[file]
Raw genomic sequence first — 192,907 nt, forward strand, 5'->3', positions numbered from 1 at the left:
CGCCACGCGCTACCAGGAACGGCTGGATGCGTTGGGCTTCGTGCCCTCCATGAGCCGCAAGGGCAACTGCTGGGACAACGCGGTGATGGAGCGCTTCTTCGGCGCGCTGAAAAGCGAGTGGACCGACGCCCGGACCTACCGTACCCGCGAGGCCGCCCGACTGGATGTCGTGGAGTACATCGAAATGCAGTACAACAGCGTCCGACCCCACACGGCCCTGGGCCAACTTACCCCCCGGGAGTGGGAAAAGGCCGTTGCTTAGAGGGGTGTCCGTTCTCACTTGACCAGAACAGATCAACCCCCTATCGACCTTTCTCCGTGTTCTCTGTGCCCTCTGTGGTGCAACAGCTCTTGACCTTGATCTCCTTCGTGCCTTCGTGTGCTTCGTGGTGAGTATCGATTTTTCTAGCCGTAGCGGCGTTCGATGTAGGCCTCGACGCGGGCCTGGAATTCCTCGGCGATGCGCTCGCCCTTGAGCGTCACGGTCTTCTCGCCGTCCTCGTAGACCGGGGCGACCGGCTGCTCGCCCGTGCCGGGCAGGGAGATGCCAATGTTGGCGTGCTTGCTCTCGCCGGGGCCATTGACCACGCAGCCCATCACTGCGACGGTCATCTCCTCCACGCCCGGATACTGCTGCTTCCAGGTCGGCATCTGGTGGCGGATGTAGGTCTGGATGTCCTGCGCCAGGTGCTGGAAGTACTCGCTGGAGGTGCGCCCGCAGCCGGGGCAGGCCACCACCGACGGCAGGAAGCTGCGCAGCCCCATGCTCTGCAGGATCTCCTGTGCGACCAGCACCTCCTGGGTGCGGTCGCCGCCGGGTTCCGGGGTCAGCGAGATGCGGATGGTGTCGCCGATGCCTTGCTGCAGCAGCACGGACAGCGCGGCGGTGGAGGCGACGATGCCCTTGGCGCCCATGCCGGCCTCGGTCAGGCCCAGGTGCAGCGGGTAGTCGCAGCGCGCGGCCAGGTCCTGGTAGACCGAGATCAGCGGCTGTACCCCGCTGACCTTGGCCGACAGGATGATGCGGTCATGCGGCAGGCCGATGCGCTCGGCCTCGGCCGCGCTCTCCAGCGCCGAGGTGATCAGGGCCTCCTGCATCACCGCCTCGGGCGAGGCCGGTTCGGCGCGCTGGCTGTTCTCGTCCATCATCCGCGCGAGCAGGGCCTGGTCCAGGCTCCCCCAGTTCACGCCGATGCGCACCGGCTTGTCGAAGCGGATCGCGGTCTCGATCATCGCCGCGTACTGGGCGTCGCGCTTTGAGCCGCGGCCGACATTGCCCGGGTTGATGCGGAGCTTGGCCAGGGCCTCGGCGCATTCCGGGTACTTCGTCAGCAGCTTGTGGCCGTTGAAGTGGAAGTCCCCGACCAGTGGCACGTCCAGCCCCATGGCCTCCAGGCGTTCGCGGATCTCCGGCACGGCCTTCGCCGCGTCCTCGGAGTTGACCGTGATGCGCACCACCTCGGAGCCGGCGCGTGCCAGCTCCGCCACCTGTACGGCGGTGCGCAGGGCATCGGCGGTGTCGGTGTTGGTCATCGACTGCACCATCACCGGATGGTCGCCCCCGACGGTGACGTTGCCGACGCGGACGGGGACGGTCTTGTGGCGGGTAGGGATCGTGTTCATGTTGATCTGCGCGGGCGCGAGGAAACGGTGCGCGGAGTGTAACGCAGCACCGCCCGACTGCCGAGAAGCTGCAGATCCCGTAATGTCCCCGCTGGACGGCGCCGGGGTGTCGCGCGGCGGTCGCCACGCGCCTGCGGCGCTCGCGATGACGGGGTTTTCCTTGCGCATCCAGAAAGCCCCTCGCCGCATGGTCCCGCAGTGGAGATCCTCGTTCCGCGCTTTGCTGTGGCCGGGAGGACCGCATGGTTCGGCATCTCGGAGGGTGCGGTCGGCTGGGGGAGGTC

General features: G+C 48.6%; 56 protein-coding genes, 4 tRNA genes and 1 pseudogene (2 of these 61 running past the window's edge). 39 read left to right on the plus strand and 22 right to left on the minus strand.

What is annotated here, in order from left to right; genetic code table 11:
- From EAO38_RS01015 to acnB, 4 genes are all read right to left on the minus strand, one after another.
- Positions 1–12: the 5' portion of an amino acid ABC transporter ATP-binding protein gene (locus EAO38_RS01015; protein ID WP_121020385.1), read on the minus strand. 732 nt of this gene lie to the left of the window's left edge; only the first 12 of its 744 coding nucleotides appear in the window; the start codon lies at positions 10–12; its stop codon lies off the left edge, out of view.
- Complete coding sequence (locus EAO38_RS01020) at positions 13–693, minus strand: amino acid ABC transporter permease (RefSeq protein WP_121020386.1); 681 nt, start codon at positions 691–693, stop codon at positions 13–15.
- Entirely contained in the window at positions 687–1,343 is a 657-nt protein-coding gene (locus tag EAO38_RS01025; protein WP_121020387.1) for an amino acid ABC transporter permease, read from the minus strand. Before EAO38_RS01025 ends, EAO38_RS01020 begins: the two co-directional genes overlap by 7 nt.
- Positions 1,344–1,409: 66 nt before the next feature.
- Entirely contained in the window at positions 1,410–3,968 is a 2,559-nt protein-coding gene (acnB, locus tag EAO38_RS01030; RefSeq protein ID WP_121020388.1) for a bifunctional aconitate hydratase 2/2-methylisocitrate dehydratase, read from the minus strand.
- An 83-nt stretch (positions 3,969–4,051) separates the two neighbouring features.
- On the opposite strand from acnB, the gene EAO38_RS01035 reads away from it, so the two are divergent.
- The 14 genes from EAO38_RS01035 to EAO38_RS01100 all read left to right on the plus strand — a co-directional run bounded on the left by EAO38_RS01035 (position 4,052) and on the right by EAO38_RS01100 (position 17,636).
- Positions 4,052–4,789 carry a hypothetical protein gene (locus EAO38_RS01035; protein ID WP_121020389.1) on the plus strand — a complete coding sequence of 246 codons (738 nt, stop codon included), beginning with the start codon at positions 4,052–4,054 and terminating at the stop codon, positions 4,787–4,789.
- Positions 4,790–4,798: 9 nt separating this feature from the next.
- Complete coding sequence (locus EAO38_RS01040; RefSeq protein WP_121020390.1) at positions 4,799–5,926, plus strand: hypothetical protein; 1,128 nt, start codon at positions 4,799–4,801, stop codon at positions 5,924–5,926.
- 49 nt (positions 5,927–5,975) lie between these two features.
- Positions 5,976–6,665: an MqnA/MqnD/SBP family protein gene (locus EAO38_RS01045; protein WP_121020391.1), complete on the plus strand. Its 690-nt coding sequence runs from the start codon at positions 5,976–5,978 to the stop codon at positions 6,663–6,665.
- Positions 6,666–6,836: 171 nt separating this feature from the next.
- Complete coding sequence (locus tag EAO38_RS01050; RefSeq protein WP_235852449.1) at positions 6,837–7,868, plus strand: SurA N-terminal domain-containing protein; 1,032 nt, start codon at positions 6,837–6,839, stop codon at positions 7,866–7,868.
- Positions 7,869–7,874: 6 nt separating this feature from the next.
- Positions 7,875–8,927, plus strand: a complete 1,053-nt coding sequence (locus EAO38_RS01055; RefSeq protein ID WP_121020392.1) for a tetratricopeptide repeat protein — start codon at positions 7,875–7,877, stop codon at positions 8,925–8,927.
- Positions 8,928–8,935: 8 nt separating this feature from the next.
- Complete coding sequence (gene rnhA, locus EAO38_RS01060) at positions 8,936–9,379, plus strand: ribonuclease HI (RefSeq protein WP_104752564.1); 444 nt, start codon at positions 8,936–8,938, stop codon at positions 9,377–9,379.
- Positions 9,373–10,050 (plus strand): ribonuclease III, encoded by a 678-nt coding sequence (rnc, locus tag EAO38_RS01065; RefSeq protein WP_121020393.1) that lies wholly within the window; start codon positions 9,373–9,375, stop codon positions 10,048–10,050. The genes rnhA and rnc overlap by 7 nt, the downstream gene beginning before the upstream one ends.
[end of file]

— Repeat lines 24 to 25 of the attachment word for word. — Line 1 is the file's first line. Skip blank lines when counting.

- Complete coding sequence (gene rnhA, locus EAO38_RS01060) at positions 8,936–9,379, plus strand: ribonuclease HI (RefSeq protein WP_104752564.1); 444 nt, start codon at positions 8,936–8,938, stop codon at positions 9,377–9,379.
- Positions 9,373–10,050 (plus strand): ribonuclease III, encoded by a 678-nt coding sequence (rnc, locus tag EAO38_RS01065; RefSeq protein WP_121020393.1) that lies wholly within the window; start codon positions 9,373–9,375, stop codon positions 10,048–10,050. The genes rnhA and rnc overlap by 7 nt, the downstream gene beginning before the upstream one ends.